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Welcome to Season 2 of The Book Marketing Action Podcast with Becky Robinson, where we give you information that you can immediately implement to increase your influence and market your books more successfully. This month, we are focusing on the different choices that authors can make when they decide to publish a book.
About Kristen Frantz & Berrett-Koehler
Becky: I’m so happy today to be joined by Kristen Frantz. Kristen is the VP of Sales and Marketing at Berrett-Koehler publishers. For those of you who know me, well, you’ll know that over the past 8, 9, almost 10 years, my team and I have supported a number of Berrett-Koehler authors and marketing their books. Through all that, Kristen and I have become good friends and it’s always great to talk with you. Is there anything else you want to tell our listeners about Berrett-Koehler publishers or about your role before we dive into today’s topic?
Kristen: Hi, Becky. It’s really an honor and pleasure to be here. So Berrett-Koehler publisher is an independent publisher based in Oakland, California. We’ve been in business for 29 years and we’re a for-profit publisher. But we’re a mission-based publisher and our mission is to connect people and ideas to create a world that works for all, and the topic areas we focus on in that mission are business, self-help, and current affairs. We’ve also expanded our publishing into a professional line of books around project management, and other types of need to know professional topics.
Becky: Wonderful. Well, thank you for sharing that with us. I know that some of my favorite books over the years have been BK titles. And in case you’re curious about some of the big-name authors that Berrett-Koehler publishes, some of your bestsellers over the years have come from The Arbinger Institute, if people have read The Anatomy of Peace. You also published Brian Tracy, are there any other notable authors we should give a shout out to?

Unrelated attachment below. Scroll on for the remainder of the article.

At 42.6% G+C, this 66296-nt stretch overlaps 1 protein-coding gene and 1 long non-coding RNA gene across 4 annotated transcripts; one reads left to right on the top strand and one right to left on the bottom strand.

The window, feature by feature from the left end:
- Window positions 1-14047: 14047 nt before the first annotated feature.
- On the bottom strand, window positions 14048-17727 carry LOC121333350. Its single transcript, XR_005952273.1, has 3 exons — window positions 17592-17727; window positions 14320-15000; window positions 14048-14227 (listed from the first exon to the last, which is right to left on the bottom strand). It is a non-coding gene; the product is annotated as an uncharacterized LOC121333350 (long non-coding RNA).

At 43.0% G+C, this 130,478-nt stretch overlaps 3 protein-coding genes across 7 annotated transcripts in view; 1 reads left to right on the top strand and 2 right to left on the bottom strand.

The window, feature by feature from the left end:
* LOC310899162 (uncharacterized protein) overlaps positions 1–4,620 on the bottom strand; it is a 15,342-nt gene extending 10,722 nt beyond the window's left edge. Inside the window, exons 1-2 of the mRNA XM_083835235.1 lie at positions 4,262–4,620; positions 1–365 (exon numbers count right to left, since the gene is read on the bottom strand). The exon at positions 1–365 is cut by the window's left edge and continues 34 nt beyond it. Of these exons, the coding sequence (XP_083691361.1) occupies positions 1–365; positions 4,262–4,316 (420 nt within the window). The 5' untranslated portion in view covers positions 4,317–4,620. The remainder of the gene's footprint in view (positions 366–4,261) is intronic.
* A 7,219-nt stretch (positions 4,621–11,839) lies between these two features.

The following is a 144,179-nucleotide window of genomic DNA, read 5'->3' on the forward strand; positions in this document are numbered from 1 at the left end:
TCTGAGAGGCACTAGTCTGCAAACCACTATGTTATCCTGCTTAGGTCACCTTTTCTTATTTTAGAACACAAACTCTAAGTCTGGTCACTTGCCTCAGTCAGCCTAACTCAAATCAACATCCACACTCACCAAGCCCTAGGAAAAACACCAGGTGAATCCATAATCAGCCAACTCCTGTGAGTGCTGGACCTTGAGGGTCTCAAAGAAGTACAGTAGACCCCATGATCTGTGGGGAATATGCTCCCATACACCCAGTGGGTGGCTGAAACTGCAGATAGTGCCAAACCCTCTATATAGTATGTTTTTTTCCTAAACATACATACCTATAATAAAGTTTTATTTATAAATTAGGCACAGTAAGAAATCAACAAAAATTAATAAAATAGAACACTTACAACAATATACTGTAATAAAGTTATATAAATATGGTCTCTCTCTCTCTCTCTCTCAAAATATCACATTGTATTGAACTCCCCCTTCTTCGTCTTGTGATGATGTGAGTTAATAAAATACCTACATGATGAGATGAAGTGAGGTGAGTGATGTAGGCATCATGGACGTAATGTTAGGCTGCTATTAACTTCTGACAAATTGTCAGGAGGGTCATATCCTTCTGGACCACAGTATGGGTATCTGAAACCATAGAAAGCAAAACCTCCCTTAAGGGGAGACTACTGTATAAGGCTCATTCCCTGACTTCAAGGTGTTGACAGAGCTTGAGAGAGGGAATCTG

Kristen: One of our big up and coming authors right now is Sonya Renee Taylor, who has a book called The Body is Not an Apology, which we’re doing a new edition of, coming out in February, and an accompanying workbook. We’ve also published authors like Peter Block around his book, Stewardship. Margaret Wheatley, we published her very influential book, Leadership and the New Science, which was one of our first publications. Those are some of our other top authors.
Why traditional publishing?
Becky: So Kristen, let’s talk about some of the reasons why people choose traditional publishing.
Kristen: Yeah, definitely.
- I think one of the number one reasons is expertise. You want to go with a traditional publisher because traditional publishers have professionals that have been doing this kind of work for decades. We’re really experts in the editing process, experts in design, production, and marketing. So that’s probably one of the big reasons.
- Another one is cash flow. If you were to self publish your work with a hybrid publisher, you’re the one that has to come up with the cash to get the book produced, edited, and all the different things. Where when you’re working with a traditional publisher, you’ll often, as an author, get an advance, which is basically an advance against royalties you would earn when the book is selling. So that can be something that’s really important for an author.